Brewers hire former Mets manager Randolph as bench coach

Updated: November 8, 2008, 6:12 PM ET
Associated Press

MILWAUKEE -- The Milwaukee Brewers hired former New York Mets manager Willie Randolph as bench coach on Saturday.

"I'm excited, looking forward to this next challenge and getting to work," Randolph said in a conference call. "I love teaching and I'm passionate about being in the game."

Eventually, I do want to get back to managing. I didn't really want to wait around. ... I thought it was best to make this move.

--Willie Randolph

The 54-year-old Randolph was fired by the Mets on June 17. After being hired for the 2005 season, Randolph led the Mets to within one win of the 2006 World Series.

The Mets went 302-253 under his watch, and his .544 winning percentage ranks second to Davey Johnson (.588) in Mets history.

"We are very pleased to add Willie to the organization as he brings recent National League expertise and success to our coaching staff," general manager Doug Melvin said. "His reputation as a player is a quality that will be valuable in his teaching and coaching of our talented young team. Willie is a professional both on and off the field."

Ken Macha was hired Oct. 30 as the manager, taking over from Dale Sveum following the team's first postseason appearance since 1982. Randolph was one of three finalists for the job, along with Bob Brenly.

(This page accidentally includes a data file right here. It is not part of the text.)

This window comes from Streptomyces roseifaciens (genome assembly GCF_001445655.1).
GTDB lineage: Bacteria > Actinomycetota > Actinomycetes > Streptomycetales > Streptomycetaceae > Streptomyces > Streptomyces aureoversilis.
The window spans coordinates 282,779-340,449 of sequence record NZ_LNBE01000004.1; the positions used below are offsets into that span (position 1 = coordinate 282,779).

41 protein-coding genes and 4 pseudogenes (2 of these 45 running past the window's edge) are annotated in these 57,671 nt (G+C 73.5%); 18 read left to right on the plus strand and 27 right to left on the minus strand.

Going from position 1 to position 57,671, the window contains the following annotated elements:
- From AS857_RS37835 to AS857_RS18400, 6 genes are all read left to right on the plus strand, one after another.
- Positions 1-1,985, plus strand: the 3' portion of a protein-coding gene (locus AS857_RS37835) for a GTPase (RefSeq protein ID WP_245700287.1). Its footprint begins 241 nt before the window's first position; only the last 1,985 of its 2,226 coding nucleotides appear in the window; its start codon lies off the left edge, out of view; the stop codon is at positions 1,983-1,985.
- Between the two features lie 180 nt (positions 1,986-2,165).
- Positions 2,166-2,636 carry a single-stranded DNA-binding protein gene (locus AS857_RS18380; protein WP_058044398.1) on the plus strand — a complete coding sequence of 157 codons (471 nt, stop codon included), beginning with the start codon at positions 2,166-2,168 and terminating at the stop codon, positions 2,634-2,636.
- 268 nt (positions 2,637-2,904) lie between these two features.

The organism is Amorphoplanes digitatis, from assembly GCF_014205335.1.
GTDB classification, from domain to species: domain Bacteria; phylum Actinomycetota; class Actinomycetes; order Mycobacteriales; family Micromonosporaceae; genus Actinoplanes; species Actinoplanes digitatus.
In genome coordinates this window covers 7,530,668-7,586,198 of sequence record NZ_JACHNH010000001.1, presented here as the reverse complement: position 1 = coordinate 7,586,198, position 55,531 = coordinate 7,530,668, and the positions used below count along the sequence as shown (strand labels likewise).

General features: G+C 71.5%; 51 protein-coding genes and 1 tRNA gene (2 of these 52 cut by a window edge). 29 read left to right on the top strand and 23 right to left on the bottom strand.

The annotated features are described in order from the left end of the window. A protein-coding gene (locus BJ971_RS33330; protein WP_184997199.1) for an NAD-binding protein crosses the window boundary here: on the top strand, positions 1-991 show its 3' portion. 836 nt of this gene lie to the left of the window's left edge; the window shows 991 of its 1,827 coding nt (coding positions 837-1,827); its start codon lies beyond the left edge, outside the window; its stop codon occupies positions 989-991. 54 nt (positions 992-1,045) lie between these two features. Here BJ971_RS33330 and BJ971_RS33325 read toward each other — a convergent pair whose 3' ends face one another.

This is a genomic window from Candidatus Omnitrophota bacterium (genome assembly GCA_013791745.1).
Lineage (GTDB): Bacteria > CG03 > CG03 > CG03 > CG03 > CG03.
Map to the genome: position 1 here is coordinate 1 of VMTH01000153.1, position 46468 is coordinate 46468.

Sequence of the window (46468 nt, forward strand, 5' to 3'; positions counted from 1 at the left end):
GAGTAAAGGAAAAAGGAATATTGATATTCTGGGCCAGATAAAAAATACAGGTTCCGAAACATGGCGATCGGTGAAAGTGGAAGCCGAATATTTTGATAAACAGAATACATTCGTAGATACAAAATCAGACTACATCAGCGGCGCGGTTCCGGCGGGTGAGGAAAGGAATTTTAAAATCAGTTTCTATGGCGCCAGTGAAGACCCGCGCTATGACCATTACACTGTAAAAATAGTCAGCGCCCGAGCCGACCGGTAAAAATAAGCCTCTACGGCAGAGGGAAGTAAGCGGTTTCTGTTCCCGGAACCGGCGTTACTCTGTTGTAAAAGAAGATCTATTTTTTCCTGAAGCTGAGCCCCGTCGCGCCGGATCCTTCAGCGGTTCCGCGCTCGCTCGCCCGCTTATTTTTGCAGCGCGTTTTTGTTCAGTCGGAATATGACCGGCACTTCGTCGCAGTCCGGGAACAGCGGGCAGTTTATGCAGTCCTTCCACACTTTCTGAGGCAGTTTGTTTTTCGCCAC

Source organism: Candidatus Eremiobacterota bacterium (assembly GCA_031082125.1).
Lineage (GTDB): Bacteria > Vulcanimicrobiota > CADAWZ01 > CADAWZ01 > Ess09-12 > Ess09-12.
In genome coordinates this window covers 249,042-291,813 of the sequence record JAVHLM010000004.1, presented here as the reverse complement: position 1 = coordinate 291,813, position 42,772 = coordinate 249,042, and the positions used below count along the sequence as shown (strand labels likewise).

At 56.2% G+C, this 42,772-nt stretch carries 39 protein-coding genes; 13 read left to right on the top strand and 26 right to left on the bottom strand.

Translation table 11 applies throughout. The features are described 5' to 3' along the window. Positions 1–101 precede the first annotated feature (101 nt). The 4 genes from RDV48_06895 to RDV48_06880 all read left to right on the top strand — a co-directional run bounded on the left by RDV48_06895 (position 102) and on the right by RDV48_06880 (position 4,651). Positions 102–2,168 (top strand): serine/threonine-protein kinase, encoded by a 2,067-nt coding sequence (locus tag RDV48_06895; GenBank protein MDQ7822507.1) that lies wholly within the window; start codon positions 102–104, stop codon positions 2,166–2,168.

Randolph said that he called Macha to congratulate him and catch up on old times. Macha offered him the bench coach job about four hours later.

"I was really shocked and flattered he called me back," Randolph said.

Randolph, who is in contention for the job in Seattle, said that he has an agreement with the Brewers that if he gets another managerial offer, he can take it.

"Eventually, I do want to get back to managing," Randolph said. "I didn't really want to wait around. ... I thought it was best to make this move."

Along with his managerial experience, Randolph spent 11 seasons on the coaching staff of the New York Yankees as third base coach (1994-2003) and bench coach (2004). He was a part of four World Series championship teams with the Yankees.

The six-time All-Star second baseman had an 18-year playing career spent primarily with the Yankees (1976-88). He also played for Pittsburgh (1975), Los Angeles (1989-90), Oakland (1990), Milwaukee (1991) and the Mets (1992).


Copyright 2008 by The Associated Press

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